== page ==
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'With the 2+2, there will be a big engagement with the US'

By Alokananda Chakraborty
September 04, 2018 10:05 IST
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'I am hopeful that you will see more focused attention on this relationship,' former US assistant secretary of state Nisha Desai Biswal tells Alokananda Chakraborty.
Illustration: Dominic Xavier/

Illustration: Dominic Xavier/

In the rag-rolled and dimly-lit interior of Spicy Duck, the Chinese restaurant at the Taj Palace, New Delhi, Nisha Desai Biswal looks absolutely wrong.

Diminutive for one thing, and too unpretentious in an off-white salwar-kameez and a hint of pecan lipstick.

The Indian-origin diplomat, who has served as the assistant secretary for South and Central Asian affairs in the US department of state in the Obama administration, approaches me with a wide grin and a gushing apology for being late.

"This is the first time that USIBC is hosting its annual general meeting in India rather than in Washington, DC. So you can see that I have been really, really caught up," says Biswal, who is currently the head of the US-India Business Council, a powerful advocacy group of US companies with business interests in India.


"I have been coming here once a month, sometimes more frequently since I took up this position, and this time, my primary focus is the India Ideas Summit that is scheduled for September 5 and 6 in Mumbai," she says as she arranges herself neatly on a sofa on a slightly raised platform on one side of the restaurant where we hope we will get some quiet time.

She has been in meetings since morning and is scheduled to meet the prime minister right after our lunch, she adds with her usual understated manner.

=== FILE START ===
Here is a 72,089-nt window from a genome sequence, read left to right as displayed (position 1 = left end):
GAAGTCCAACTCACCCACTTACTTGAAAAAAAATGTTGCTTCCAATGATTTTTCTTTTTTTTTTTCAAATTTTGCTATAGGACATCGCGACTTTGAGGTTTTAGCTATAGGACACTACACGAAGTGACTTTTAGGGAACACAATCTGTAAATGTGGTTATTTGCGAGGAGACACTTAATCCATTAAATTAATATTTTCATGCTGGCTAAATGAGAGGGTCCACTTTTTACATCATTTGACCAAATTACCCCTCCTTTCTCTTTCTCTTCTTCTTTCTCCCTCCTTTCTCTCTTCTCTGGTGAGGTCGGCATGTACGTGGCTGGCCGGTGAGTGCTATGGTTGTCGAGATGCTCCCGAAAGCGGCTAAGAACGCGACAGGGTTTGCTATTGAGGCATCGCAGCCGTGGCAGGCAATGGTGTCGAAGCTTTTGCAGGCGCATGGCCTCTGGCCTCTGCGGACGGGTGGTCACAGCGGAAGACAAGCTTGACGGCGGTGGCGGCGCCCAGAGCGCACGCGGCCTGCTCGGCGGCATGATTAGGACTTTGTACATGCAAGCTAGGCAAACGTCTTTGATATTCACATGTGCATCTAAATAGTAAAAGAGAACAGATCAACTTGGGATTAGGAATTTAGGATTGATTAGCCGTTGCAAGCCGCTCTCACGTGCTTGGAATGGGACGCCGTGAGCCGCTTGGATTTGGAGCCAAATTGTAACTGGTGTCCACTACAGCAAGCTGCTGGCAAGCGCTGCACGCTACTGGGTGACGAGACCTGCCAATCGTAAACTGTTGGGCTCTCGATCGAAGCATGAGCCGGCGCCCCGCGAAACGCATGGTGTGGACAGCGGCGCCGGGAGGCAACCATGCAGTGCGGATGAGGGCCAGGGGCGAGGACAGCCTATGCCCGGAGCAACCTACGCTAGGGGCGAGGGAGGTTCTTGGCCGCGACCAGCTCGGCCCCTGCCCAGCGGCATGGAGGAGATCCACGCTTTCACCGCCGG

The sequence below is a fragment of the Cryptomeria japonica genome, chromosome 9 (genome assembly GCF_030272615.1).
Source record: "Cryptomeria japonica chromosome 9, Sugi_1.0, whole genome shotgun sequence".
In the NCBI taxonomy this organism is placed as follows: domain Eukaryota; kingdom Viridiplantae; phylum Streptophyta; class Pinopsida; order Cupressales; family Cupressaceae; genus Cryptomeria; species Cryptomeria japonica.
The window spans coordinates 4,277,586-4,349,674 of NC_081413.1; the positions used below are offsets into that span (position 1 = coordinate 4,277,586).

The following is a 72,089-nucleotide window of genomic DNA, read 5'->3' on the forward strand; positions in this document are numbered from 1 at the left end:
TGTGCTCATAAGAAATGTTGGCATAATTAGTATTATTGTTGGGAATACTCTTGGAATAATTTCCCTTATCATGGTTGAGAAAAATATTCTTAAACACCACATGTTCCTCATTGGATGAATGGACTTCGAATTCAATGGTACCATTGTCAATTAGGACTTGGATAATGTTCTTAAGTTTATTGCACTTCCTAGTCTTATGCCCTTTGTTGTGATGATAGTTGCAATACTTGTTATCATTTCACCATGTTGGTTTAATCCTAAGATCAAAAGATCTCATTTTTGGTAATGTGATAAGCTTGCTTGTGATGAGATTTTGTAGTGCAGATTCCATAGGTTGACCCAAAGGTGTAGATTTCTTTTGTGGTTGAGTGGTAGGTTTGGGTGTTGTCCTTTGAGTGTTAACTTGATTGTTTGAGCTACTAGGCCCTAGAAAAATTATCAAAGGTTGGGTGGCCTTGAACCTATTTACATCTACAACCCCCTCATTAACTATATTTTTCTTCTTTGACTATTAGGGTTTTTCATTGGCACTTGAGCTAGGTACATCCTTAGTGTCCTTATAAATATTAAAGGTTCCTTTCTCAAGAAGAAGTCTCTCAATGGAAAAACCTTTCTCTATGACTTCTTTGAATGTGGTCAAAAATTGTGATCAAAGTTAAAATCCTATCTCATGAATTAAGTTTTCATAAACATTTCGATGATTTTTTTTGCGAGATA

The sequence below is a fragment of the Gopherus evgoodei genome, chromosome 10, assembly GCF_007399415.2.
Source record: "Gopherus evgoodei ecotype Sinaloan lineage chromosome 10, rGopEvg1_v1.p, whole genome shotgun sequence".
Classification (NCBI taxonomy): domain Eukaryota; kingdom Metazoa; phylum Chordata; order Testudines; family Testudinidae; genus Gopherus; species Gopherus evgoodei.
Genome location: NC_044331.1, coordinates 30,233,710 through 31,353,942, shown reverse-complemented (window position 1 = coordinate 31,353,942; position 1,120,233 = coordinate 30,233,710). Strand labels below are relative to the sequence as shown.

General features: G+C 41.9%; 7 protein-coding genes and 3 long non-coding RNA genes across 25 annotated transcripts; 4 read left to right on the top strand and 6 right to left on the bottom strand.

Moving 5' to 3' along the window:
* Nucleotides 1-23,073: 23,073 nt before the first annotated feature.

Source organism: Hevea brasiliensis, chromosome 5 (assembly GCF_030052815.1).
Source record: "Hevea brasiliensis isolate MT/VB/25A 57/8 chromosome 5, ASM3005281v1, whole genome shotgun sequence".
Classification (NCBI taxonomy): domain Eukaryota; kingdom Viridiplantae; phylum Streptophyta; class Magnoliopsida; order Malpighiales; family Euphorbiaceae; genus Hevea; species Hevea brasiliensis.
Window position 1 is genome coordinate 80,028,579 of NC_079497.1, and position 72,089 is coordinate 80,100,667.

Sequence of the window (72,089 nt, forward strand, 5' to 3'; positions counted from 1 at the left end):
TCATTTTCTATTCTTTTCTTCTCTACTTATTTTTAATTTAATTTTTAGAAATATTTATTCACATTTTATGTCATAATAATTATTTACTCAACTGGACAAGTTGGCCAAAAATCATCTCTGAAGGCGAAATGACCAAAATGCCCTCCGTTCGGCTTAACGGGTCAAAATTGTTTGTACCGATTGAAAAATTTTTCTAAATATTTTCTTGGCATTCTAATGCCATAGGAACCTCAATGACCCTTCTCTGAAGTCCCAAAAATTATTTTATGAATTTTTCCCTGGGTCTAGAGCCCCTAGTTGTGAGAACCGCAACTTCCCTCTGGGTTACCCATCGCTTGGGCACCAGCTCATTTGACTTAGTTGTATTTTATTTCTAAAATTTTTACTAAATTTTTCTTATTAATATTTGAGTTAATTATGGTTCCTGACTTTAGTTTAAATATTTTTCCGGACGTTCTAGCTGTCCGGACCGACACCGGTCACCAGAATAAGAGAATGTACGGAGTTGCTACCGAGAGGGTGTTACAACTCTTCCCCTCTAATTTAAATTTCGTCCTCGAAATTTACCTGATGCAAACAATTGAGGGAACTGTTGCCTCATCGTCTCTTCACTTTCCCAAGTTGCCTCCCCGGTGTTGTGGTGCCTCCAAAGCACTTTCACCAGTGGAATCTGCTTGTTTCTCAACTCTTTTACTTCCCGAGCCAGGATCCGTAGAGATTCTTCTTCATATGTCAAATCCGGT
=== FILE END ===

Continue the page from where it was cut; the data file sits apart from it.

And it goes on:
I get the point: This lunch is going to be neither long nor rambling.

The timing of our gastronomic encounter in Delhi's leafy diplomatic enclave could not have been better.

After being postponed twice, the first India-US 2+2 dialogue is scheduled to take place in New Delhi on September 6.

The meeting will involve External Affairs Minister Sushma Swaraj and Defence Minister Nirmala Sitharaman and their American counterparts, US Secretary of State Michael Pompeo and Secretary of Defense James Mattis.

"So what exactly is this India Ideas Summit? It is going to be the first such, right?" I ask as we scan the menu.

"What we have done this time is upended the traditional model and created a summit where we want to showcase how the US and the Indian industries are relevant for and are contributing to the needs and challenges of the two countries. So all of our panels and our speakers and our TED Talk type presentations are really going to be focused on that impact," she says.

"I am having conversations with our governments, industry and CSR partners such as Pratham about the conference to set up the issues that we can showcase at the summit. The politics and the problems are very important, but ultimately what brings the two countries together are the opportunities that we see in our partnership," she adds.

"We want this summit to be really about that."

I look around for the maitre d'. Can he help us choose from that elaborate menu? "Let's keep it simple and less spicy," Biswal suggests.

Our friendly maitre d' says he will bring us some wok-fried shimeji and scallop dumplings to start with. We could then move to a Sichuan-style sea bass with stir-fried greens, which will go perfectly with jasmine rice!

Decision made, I ask Biswal if India-US relations have lost some of their early momentum in recent months and about the potential of the upcoming talks.

"What I would say is that the fundamental issues, principles, values and objectives that bring us together are still absolutely strong," Biswal says as a waiter places two glasses of fresh lime and soda on the table with unobtrusive efficiency.

"What will ebb and flow will be the way in which that manifests and the trajectory. India was very high priority for President Obama as a relationship that he wanted to have a big impact on," she says.